Anthony Swamy, a cremator at the Kalpali Crematorium since 1988 and a selfless soul who performs the final rites of unclaimed bodies won the Inspired Indian Award for Social Service.

Harsha N, a victim of polio and a dedicated social worker who takes care of terminally ill patients got the Inspiring Indian Award in the field of Healthcare.

A P Sreethar, a self-taught artist from Tamil Nadu was conferred the award for Art and Culture.

Recognizing his contributions to the field of Badminton, U Vimal Kumar, Saina Nehwal’s coach who has represented India for 12 years as a badminton player, was conferred the Inspiring Indian Award.

In recognition of his dedication to his work, Rajesh A Armstrong was conferred the Inspiring Indian Award for Passion.

Noted Sarangi player Sarfaraaz Khan of the Kirana Gharana Music Academy was conferred the Inspired Indian Youth Award for his contributions in the field of music.

In recognition of her contribution to the field of classical dance, Kathak dancer Jayanthi M Eshwarputhi was awarded on the occasion.

Siddappa A Itagi, a teacher from Athani who has pioneered the concept of ‘Ekopadhya’ which practices "Ek Shikshak, Ek Vidyalaya" meaning "one teacher for every school” was awarded for his contribution in the field of education.

Recognizing their contributions to the construction of the Abdul Kalam memorial in Rameswaram, Ajay Singh and Bishwajeet Choubey were conferred with the Inspired Indian award.

Paintings by paratrooper Renjith C Thalavoor, Sheela Das, and eight- year old Avanthika, and doodles by Anupama Jaiswal were auctioned. Also on auction were a leather-bound biography of ace badminton champ Prakash Padukone — Touch Play — written by Dev S Sukumar, bearing the champion’s autograph, a badminton racquet and T-shirt of badminton champion Saina Nehwal. The proceeds went to charity.


Youngsters must not waste time on social media: Rakesh Sharma | #2GKML-1

I sat in the cockpit at the age of 6 and it captured my imagination: Rakesh Sharma | #2GKML-2

I would still love to take my Mom to Pakistan once: Rakesh Sharma | #2GKML-3

I was only 21, when I flew 21 missions during 1971 War: Rakesh Sharma | #2GKML-4

My Mother wanted me to be the best in what ever I did: Rakesh Sharma | #2GKML-5

We smuggled some 'Amrut' to space station: Rakesh Sharma | #2GKML-6

We had a guitar onboard Soyuz; I carried a cassette player: Rakesh Sharma | #2GKML-7

I came down in flames during a Math exam at NDA: Rakesh Sharma | #2GKML-8

As I grow older, I'm becoming emotional: Rakesh Sharma | #2GKML-9

When you've Tricolour on your arm, performance goes beyond potential: Rakesh Sharma | #2GKML-10

Journalist Rajeev Mishra & Aviator AVM Ajit Lamba (Retd) receives IIF Awards 2017 | #2GKML-11

Coffee with Cosmonaut | Rakesh Sharma in conversation with Dr Anantha Krishnan | #2GKML-12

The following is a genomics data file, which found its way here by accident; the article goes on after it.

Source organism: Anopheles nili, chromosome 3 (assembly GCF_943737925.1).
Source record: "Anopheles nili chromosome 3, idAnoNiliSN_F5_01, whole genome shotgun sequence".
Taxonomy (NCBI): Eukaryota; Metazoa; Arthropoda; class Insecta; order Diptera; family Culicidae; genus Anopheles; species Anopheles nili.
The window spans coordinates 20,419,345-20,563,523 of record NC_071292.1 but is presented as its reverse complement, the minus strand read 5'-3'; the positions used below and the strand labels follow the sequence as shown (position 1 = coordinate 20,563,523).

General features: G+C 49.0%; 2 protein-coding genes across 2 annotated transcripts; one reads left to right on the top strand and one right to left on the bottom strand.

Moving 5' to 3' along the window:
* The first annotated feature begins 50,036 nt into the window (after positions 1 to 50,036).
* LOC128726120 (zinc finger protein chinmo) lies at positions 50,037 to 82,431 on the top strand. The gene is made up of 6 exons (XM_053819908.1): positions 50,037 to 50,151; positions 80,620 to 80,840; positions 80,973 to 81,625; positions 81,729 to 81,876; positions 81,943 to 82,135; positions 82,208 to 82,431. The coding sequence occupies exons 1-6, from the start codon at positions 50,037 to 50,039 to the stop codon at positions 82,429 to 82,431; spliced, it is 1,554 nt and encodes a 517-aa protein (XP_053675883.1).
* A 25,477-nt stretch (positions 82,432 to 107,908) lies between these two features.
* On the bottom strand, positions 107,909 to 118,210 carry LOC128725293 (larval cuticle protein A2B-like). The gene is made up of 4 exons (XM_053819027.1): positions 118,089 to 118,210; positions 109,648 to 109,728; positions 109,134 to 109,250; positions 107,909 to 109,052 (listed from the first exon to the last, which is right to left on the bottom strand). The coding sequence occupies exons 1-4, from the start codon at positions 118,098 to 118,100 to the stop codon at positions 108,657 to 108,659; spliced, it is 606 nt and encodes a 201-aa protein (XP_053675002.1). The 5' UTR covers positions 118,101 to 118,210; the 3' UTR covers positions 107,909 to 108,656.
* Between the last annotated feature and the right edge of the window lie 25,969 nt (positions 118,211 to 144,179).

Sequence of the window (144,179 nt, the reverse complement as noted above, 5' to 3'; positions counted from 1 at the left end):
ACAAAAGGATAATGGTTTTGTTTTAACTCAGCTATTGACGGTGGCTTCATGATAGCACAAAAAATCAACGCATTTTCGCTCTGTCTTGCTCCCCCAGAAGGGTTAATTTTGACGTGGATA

Glance at 2nd Guru Kalam Memorial Lecture & Annual Inspiring Indian Awards | #2GKML-13

When you make in India, the world will respect you: Dr Kota | 2016

Inspired Indian Foundation (IIF) along with New Horizon College of Engineering (NHCE) organised the first Guru Kalam Memorial Lecture in Bangalore on October 15, on the 85th birth anniversary of the people’s President.

Dr Kota Harinarayana, father of the Tejas fighter jet programme, delivered the maiden lecture on the topic ‘Strength respects strength.’ According to him, India could overtake China and even Japan in the next 10 years by focusing on better quality and productivity.

‘’The Make in India mandate of the current government is encouraging. When you make in India, the world will respect you. We all should be bhakts of the nation, like Dr A P J Abdul Kalam was. Innovation is the key,” Dr Kota said.

He added that if academics, industry and R&D organisations joined hands, then India could make rapid strides in the field of technology. “We need to be ahead of others in developing smart networking platforms, artificial intelligence, sensors and software, which would directly lead to technological development. We are fast moving into a network-centric warfare (NCW) mode and it is important that the technology needed for this is developed within the country itself,” Dr Kota said.

Taking the example of India's Tejas programme, Dr Kota said that initially nobody believed that India could master many cutting-edge technologies in the process of developing the fighter.

Dr Mohan Manghnani, Chairman, New Horizon Education Institutions said Dr Kalam is not only remembered for his contribution to space and defence, but for his simple life.

“He walked the talk always and that set him apart from the rest,” Dr Mohan said. Renowned Bharathanatayam and Kathak dancer Jayanthi M Eshwarputhi, Dr Manjunatha, Principal, NHCE, Dr Sheelan Misra, Head of Department of Management Studies and members of IIF were present during the occasion.

A large number of young engineers from Hindustan Aeronautics Limited and Aeronautical Development Agency were also present.